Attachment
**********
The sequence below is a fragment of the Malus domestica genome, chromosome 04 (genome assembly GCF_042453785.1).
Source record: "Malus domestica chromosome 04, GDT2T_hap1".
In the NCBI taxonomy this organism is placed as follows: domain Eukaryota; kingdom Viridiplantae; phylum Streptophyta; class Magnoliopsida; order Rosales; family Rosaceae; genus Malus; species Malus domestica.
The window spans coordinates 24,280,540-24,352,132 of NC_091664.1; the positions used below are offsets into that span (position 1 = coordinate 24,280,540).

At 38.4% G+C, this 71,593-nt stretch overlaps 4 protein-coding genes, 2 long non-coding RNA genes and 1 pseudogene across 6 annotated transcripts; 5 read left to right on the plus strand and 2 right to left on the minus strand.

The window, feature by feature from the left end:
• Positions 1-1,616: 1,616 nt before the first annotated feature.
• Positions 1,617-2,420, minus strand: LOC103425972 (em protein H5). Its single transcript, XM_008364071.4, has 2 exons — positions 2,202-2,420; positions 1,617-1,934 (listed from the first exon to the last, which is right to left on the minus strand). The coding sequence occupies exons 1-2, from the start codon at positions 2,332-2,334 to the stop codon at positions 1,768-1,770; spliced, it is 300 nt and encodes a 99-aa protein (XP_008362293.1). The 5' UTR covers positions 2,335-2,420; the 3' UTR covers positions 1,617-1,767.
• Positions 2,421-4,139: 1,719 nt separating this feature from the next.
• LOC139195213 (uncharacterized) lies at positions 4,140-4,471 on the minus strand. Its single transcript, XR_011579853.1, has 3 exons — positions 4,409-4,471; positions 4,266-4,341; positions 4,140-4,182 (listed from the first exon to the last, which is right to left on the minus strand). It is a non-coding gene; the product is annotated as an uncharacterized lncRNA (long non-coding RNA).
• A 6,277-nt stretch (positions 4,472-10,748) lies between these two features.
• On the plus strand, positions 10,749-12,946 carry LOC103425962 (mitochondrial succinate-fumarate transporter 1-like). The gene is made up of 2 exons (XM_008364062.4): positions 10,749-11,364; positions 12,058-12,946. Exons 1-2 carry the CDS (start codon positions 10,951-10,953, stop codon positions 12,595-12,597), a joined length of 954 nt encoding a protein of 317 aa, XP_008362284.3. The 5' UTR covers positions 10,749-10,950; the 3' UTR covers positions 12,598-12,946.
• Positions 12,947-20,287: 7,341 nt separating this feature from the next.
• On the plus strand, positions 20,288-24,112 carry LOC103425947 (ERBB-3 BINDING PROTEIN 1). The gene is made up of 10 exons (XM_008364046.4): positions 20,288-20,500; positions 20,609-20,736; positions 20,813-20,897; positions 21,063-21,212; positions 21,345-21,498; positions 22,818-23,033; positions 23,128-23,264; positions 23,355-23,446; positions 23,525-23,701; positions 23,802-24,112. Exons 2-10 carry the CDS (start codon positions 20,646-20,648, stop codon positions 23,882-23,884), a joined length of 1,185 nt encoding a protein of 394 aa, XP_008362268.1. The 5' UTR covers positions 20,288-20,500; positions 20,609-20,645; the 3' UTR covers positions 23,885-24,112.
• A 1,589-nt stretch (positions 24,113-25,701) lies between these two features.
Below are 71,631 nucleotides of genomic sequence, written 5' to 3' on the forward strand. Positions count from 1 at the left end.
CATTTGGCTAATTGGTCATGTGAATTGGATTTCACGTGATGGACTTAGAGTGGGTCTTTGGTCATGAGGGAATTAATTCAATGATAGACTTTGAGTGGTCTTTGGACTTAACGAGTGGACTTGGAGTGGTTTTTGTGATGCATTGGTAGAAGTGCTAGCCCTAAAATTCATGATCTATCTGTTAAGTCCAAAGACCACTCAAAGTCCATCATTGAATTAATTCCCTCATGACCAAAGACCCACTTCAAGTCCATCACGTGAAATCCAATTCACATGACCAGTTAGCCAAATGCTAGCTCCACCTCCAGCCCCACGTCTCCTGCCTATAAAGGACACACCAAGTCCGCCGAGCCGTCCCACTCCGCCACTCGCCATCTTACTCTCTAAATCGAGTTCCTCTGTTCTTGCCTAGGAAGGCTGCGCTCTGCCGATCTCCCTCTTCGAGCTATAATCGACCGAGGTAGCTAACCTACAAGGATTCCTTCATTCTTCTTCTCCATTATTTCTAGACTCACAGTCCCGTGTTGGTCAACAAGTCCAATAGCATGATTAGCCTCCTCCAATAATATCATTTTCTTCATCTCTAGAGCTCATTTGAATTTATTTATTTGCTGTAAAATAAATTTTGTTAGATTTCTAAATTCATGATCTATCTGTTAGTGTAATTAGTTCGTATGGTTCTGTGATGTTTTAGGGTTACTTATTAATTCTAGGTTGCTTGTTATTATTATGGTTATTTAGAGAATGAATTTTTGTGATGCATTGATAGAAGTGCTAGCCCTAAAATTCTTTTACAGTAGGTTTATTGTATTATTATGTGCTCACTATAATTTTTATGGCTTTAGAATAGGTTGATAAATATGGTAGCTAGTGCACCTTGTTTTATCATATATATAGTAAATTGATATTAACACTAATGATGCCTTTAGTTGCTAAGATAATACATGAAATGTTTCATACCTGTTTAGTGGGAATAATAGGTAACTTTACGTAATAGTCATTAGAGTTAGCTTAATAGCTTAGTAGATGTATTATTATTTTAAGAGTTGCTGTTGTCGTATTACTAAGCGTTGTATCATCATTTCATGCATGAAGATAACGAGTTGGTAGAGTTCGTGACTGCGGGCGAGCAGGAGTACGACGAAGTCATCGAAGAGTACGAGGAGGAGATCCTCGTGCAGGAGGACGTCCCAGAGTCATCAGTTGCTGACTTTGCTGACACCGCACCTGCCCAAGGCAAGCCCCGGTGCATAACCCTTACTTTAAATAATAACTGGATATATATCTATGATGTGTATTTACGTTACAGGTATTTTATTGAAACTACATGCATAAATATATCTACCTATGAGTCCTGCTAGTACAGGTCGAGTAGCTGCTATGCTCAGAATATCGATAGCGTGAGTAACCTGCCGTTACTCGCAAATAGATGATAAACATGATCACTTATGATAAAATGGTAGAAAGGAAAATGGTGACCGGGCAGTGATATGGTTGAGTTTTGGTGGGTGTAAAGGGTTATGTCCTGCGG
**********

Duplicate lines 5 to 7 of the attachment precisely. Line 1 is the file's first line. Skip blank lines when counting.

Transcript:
At 38.4% G+C, this 71,593-nt stretch overlaps 4 protein-coding genes, 2 long non-coding RNA genes and 1 pseudogene across 6 annotated transcripts; 5 read left to right on the plus strand and 2 right to left on the minus strand.

The window, feature by feature from the left end:
• Positions 1-1,616: 1,616 nt before the first annotated feature.